: : Practically : :

Each year that goes by I search my soul a little more and a little more.

(Dramatic, yes, but I've just had a huge cup of coffee and haven't found an outlet for my surge of energy yet.) My husband and I have a Costco membership- this point is super unrelated to the soul searching, but give me a minute and I swear I'll bring it back around. Said membership is mostly used for prescriptions, but we also buy toilet paper, paper towels, and alcohol in the summer.  Anyway, I didn't grow up shopping places like Costco. My husband did, so I think this is why he's not as shocked as I am, but seeing an enormous cart filled with paper products that I KNOW are going to end up in a landfill really makes me feel some type of way.  

Those Costco trips for paper supplies are what first pushed me back into my fierce recycling habits from college. Back then I really believed that if I rinsed and recycled enough local, organic yogurt cups I would witness in my lifetime an earth that smelled and looked cleaner (seriously, I took my own flatware with me everywhere and refused to use disposable forks or eat anywhere that offered styrofoam). I thought that my few little parts would add to everyone else's little parts and that we would all bike to work, buy exclusively local produce, and just generally be nicer to each other. I guess that's how every 22-year-old feels in their own way- That they're going to be part of the generation that saves the world or at least makes it a better place.

Needless to say, I grew up, fought through the years of lower than anticipated income as a post-2008s' economic slump graduate, and had to adjust my belief system and priorities. I felt internally divided and alienated from my beliefs. I worried that in my youth I had been tricked into thinking these practices were so simple only to realize they can be simple for those of means and a burden of guilt for those without. I write this because I feel it's something to be discussed. The more I talk about sustainability with friends, the more I realize I am not alone. I suppose balance is crucial here. And I suppose nothing happens overnight. 

The last few years I've come to the conlusion that compromise is key. I've been choosing a few every-day changes I can make to feel that I'm doing my part. Last year a bulk grocer opened near our house, so come January 2017 my husband and I decided to commit to one garbage bin fill per month, or half of the garbage we'd been generating. Sounds easy in theory, in practice- not so much. We're always reminding each other to take canisters along on grocery trips and avoid packaging that can't be recycled. Some choices are more obvious than others. We're eating tons more fruit since those "wrappers" are biodegradable = win. We're cooking at home a lot more and learning creative ways to make the things we can buy in bulk staples (those items are often more affordable)= win, win. The next piece I'd like to tackle is our coffee consumption.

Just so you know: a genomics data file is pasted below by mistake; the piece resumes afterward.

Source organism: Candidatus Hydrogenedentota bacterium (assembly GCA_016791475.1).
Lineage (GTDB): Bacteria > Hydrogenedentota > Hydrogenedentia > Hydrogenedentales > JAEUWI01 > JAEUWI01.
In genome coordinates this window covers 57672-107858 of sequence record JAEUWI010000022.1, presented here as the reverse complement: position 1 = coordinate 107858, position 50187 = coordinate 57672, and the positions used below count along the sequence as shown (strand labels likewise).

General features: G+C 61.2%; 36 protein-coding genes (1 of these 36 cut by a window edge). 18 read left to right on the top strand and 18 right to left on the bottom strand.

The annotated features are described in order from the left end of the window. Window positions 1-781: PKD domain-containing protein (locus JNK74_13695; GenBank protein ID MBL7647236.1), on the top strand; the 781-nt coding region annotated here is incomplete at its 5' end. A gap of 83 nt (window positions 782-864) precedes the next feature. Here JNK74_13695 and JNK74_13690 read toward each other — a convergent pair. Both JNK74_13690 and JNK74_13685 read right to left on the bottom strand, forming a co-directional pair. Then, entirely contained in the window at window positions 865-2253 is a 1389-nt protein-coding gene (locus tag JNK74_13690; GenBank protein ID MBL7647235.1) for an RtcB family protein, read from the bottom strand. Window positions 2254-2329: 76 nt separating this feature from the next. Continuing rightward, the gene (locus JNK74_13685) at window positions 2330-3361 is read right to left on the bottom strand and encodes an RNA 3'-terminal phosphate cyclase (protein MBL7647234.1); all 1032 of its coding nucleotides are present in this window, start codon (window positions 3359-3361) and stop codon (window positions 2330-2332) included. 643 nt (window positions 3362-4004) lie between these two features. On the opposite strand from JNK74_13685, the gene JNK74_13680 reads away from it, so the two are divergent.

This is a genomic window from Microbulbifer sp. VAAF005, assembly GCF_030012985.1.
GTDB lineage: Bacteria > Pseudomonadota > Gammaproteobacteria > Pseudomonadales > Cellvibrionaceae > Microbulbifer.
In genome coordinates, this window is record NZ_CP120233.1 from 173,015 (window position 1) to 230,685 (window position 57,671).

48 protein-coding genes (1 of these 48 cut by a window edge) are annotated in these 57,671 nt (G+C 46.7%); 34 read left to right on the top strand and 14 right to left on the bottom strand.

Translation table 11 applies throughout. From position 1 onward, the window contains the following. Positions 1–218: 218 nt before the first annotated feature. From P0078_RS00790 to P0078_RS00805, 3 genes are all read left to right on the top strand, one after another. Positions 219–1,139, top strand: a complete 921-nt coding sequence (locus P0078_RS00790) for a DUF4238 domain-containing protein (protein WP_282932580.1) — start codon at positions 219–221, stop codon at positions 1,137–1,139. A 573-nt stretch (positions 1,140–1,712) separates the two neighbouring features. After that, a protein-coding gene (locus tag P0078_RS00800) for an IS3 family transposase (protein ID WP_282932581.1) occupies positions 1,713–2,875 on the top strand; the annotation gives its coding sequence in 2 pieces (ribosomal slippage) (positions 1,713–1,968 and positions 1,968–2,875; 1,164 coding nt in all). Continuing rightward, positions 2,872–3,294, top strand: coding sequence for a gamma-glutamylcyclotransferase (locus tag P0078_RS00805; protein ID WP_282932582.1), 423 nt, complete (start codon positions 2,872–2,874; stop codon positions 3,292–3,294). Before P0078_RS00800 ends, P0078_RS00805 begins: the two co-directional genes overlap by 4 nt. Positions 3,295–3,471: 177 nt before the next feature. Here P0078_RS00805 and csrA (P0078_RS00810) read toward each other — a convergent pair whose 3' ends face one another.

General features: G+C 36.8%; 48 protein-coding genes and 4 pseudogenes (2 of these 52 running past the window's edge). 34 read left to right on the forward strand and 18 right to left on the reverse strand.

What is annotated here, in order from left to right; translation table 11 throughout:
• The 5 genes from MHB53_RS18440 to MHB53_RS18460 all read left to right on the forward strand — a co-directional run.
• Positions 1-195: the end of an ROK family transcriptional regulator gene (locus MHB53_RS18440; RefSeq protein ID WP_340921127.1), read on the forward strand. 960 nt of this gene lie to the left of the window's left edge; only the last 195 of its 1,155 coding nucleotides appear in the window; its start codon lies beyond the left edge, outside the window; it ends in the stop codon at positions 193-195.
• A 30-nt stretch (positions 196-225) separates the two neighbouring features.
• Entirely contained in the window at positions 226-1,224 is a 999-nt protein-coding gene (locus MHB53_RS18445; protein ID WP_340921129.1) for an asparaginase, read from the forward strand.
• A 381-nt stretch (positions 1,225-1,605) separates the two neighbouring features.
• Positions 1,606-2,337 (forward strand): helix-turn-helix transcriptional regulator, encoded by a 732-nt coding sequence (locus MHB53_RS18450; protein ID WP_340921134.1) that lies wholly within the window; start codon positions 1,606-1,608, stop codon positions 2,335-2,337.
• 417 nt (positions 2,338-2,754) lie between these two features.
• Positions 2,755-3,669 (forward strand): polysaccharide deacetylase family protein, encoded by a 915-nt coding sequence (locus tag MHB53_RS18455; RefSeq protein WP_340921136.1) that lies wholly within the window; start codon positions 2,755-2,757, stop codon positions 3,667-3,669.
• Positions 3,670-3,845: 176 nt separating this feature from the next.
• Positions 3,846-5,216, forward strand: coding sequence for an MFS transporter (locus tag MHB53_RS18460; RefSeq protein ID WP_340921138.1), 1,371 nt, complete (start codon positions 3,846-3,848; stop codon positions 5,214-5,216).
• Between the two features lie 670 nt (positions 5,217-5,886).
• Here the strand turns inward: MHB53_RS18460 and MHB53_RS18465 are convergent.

We're not coffee nuts. I know lots of those from working as a barista for 8+ years, and I really don't mind not being counted among that crowd. As long as I feel more awake, I'm fine with whatever coffee we drink in the morning, for the most part, but We do consume quite a large amount of coffee in a month. I've bought reusable cotton filters for our chemex (two of these can be re-used for up to a year!). I also started buying locally roasted coffee in brown paper looking bags only to realize later that the waxy lining on the inside makes these bags un-recyclable. Merp.

Not a great way to end this long and lame tale, but I think it's important to share. You see, I still haven't figured out a way to have coffee that tastes decent but doesn't make me feel that tiny pang of guilt every morning. First world problem, but it's frustrating all the same. I can tell you, though, that in trying to source more environmentally friendly ways of living, I have learned so, so much and am taking more ownership of my choices every day. We may not ever make our goal of no trash coming from our house, but I think the importance of acknowledging how far we've come is just as important as recognizing how far we have to go.

I've decided I need to relax a little and allow myself some time to figure out ways to make better, affordable, but practical choices. I encourage you to let go of some of the pressure you put on yourself. I don't want to get too mushy, but I do often feel really frustrated living in a town where everyone pushes themselves so hard. Very often great things result, but sometimes, it's okay to take a little time to figure things out; it's okay to go a little easier on ourselves every once in a while. My own little PSA.

Now, for a few more interesting reads about shopping for coffee. 

You can learn a little more about the huge impact our coffee habit

Choose the roaster closest to you and lessen the effect of transport. 

An interesting read for locals on the subject. 

 

I hope you enjoy a happy, realxing weekend.

 

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